This month we’ve assembled a cover package that reflects change and continuity in Canada’s provinces. Change has come, somewhat unexpectedly, to Alberta, where Alison Redford was the surprise winner of the Progressive Conservative leadership race. ”œNow,” Tom Flanagan writes from Calgary, ”œAlison Redford is premier of Alberta, and deservedly so. She ran a better campaign than any of her competitors.” She’s the first woman to be premier of Alberta. And she comes from the Red Tory side of the Conservative house. In order to turn back a challenge from another woman, Danielle Smith of the Wildrose Alliance on the right, Flanagan suggests Redford may want to emulate ”œthe rhetorical pragmatism” of the kind that carried Barack Obama to the White House. With an election in view next year, fascinating days are ahead in Alberta politics.
In Ontario, where Dalton McGuinty was returned for a third term as premier, continuity and boredom were the story lines of the day. The provincial campaign was marked by low levels of engagement and a record low turnout. As Robin Sears writes in a piece that gives us a close up on the campaign: ”œNone of the above, thank you.” Certainly Tim Hudak took what appeared to be an unlose-able election for the Conservatives and lost it, or at least failed to win it.
In British Columbia, where Gordon Campbell imposed a harmonized sales tax after running against the idea in 2009, the government appears to have been blind to the possibility of opponents using the Recall and Initiative Act to organize opposition to the HST. This led ultimately to this summer’s referendum, in which the tax was axed. From Vancouver, Doug McArthur writes that the government’s ”œblindness to the implications of BC’s recall and initiative legislation is, in retrospect, one of the greatest political blunders in the province’s history.”
In Saskatchewan, where Premier Brad Wall faces the voters this month, it’s an entirely different story. He’s considered a lock for re-election. From Saskatoon, Daniel Béland asks what policy challenges may be facing the premier in his next term.
Provincial elections across the country have essentially stood the conventional wisdom, that it’s a dangerous time for incumbents, on its head. In Newfoundland and Labrador, in Prince Edward Island, in Manitoba and in the North West Territories, incumbents have all been returned with ease. None of these elections was even close, and only Ontario’s was competitive. The new conventional wisdom is obvious " a time of economic uncertainty is no time for change.
In Quebec, where change may indeed be in the offing, dissatisfaction with the Charest government is high on several fronts, not least over allegations of collusion and corruption in the province’s construction industry. From the Université de Sherbrooke, Jean-Herman Guay and Luc Godbout look through the entrails of a Léger Marketing poll that finds three Quebecers out four believe their tax dollars are badly managed.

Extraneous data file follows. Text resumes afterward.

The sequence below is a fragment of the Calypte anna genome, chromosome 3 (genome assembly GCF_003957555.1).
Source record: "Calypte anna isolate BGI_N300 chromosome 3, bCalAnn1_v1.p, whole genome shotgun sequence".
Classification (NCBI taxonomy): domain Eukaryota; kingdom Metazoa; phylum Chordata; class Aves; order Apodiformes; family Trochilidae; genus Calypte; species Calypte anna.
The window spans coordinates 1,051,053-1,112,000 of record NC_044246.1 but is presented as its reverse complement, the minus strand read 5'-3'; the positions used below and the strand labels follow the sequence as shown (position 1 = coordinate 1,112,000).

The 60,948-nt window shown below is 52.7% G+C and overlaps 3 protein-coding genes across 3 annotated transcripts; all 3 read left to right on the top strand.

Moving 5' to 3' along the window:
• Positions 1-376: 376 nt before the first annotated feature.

In a Dossier on the Canada-US Beyond the Border initiative, we offer three pieces that form part of the larger puzzle. From Ottawa, John Higginbotham considers some of the protectionist challenges in transport. From Toronto, Lloyd McCoomb, outgoing president of the Greater Toronto Airport Authority, details some of the issues in moving people and freight through airports. From Washington, David Jones considers some political challenges around trade and security. On a related subject, Derek Burney and Kevin Ackhurst ask whether Canada is being seen as increasingly protectionist, in light of the Potash decision and the failure of the TSX-LSX exchange merger.
We also offer two insightful articles in our series on Canada and the World. Former diplomat Colin Robertson looks ahead to Stephen Harper’s upcoming visit to China. He has some trenchant observations on managing the Canada-China relationship. Then Renée Filiatrault, who served in our foreign service in Afghanistan, offers some thoughts on Canada’s mission as it transitions from a combat to a training role. Despite setbacks, and 157 Canadian deaths, she writes Canada has much to be proud of.
If you wonder about the strength of the Canadian dollar, you have only to look at it as a petro-currency, tied to the price of oil. Célestin Bimenyimana and Luc Vallée offer their thoughts on avoiding the Dutch disease in Canada.
Elsewhere this month, we’re delighted to publish the winner and runner-up of the second annual Policy Options Constitutional Affairs Essay Competition, sponsored by Norton Rose OR, LLP. In the winning entry, Alexander Wilkinson suggests that Stephen Harper’s Senate reform project does not stand up to constitutional scrutiny. Runner-up Julia Lurye makes a persuasive case in favour of a national securities regulator, an issue now before the Supreme Court. Finally, in our Verbatim, from our Innovation Nation symposium, Finance Minister Jim Flaherty observes that brains are Canada’s most important renewable resource, while David Crane sums up the conference.